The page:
The devil then fought him by afflicting him with boredom, laziness, and the phantoms of women. He overcame the devil's snares by the power of the Lord Jesus. After that he went to one of the tombs, resided therein, and closed the door on himself. Some of his friends used to bring him food. When perceived his ascetic life and his intense worship, he was envious of him and he beat him mercilessly and left him unconscious. When his friends came to visit him and found him in this condition, they carried him to the church. After recovering slightly, he went back to the same place.

The devil resumed his war against him, only this time the phantoms were in the form of wild beasts, wolves, snakes and scorpions. They appeared as if they were about to attack him or cut him into pieces. But the saint would scorn them saying, "If any of you have any authority over me, only one would be sufficient to fight me." At saying this, they disappeared as though in smoke. God gave him the victory over the devils. He was always singing this verse, "Let God arise, let His enemies be scattered; let those also who hate Him flee before Him" (Psalm 68:1).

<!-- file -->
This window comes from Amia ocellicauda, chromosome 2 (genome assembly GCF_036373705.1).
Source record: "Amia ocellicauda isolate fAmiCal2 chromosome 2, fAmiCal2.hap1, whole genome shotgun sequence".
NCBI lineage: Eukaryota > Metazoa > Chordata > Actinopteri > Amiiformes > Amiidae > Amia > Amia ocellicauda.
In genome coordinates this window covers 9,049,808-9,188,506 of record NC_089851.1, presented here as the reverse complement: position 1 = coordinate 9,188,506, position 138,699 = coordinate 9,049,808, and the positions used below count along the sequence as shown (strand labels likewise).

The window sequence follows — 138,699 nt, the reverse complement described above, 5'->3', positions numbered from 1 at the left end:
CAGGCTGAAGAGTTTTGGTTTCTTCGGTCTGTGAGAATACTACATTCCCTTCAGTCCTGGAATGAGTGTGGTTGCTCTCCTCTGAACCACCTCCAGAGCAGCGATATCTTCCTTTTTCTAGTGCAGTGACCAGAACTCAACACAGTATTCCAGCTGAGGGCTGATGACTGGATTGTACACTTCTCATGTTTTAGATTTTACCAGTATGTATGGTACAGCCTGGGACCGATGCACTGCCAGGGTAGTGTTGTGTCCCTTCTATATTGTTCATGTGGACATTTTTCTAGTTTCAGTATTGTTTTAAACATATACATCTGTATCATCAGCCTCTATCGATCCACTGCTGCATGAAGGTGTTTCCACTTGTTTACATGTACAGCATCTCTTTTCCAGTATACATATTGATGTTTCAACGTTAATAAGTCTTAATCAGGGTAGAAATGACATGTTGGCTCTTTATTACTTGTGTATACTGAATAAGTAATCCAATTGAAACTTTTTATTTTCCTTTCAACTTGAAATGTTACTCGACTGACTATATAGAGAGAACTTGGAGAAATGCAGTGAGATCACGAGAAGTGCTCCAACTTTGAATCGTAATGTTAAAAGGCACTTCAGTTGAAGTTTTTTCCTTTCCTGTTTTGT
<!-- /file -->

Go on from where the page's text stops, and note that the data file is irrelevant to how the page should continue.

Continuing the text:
He used to prepare a quantity of bread that would sustain him for six months. He did not allow anyone to enter his cell, and whoever came to him, stood outside and listened to his advice. He continued in this way of solitary worship for 20 years. Then by God's command he went to the City of Fayoum to strengthen the faith of the brethren there, then returned to his monastery.

During the time of persecution, he longed to become a martyr. He left his monastery and went to Alexandria. He visited those who were imprisoned for the sake of Christ and comforted them. When the Governor saw that he was confessing the Lord Jesus publicly, not curing what might happen to him, he ordered him to leave the city. However, the saint did nor heed his threats. He faced him and argued with him in order that he might arouse his anger and cause him to inflict pain upon him and he would therefore be tortured and become a martyr. However, God preserved him all along, according to His will, for the benefit of many, and so the Governor left him alone.